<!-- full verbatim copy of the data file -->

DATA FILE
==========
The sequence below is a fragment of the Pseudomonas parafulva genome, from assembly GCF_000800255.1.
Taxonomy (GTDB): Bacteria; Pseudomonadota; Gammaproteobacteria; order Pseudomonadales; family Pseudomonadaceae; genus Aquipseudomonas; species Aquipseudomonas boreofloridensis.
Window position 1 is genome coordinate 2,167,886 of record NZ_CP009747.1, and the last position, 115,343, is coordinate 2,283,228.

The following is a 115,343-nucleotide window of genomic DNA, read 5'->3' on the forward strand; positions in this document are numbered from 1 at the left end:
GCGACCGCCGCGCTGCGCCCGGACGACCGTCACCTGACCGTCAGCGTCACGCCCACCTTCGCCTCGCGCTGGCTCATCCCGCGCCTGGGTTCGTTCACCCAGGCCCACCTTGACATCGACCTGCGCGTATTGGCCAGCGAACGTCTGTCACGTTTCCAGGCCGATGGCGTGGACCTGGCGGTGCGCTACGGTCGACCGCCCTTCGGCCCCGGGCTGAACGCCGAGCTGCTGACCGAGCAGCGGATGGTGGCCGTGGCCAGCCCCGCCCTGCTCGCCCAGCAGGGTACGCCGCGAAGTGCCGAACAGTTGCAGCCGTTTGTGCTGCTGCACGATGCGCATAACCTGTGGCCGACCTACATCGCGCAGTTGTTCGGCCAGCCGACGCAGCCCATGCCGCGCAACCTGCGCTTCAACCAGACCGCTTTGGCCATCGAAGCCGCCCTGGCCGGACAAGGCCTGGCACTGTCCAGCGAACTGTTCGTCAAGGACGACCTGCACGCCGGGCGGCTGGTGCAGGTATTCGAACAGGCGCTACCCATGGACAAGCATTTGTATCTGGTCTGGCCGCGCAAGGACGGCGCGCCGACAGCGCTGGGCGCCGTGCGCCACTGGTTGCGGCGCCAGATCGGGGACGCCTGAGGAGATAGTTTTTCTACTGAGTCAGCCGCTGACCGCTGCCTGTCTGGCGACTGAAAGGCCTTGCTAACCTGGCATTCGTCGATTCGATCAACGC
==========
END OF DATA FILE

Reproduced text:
The sequence below is a fragment of the Pseudomonas parafulva genome, from assembly GCF_000800255.1.
Taxonomy (GTDB): Bacteria; Pseudomonadota; Gammaproteobacteria; order Pseudomonadales; family Pseudomonadaceae; genus Aquipseudomonas; species Aquipseudomonas boreofloridensis.
Window position 1 is genome coordinate 2,167,886 of record NZ_CP009747.1, and the last position, 115,343, is coordinate 2,283,228.

The following is a 115,343-nucleotide window of genomic DNA, read 5'->3' on the forward strand; positions in this document are numbered from 1 at the left end:
GCGACCGCCGCGCTGCGCCCGGACGACCGTCACCTGACCGTCAGCGTCACGCCCACCTTCGCCTCGCGCTGGCTCATCCCGCGCCTGGGTTCGTTCACCCAGGCCCACCTTGACATCGACCTGCGCGTATTGGCCAGCGAACGTCTGTCACGTTTCCAGGCCGATGGCGTGGACCTGGCGGTGCGCTACGGTCGACCGCCCTTCGGCCCCGGGCTGAACGCCGAGCTGCTGACCGAGCAGCGGATGGTGGCCGTGGCCAGCCCCGCCCTGCTCGCCCAGCAGGGTACGCCGCGAAGTGCCGAACAGTTGCAGCCGTTTGTGCTGCTGCACGATGCGCATAACCTGTGGCCGACCTACATCGCGCAGTTGTTCGGCCAGCCGACGCAGCCCATGCCGCGCAACCTGCGCTTCAACCAGACCGCTTTGGCCATCGAAGCCGCCCTGGCCGGACAAGGCCTGGCACTGTCCAGCGAACTGTTCGTCAAGGACGACCTGCACGCCGGGCGGCTGGTGCAGGTATTCGAACAGGCGCTACCCATGGACAAGCATTTGTATCTGGTCTGGCCGCGCAAGGACGGCGCGCCGACAGCGCTGGGCGCCGTGCGCCACTGGTTGCGGCGCCAGATCGGGGACGCCTGAGGAGATAGTTTTTCTACTGAGTCAGCCGCTGACCGCTGCCTGTCTGGCGACTGAAAGGCCTTGCTAACCTGGCATTCGTCGATTCGATCAACGC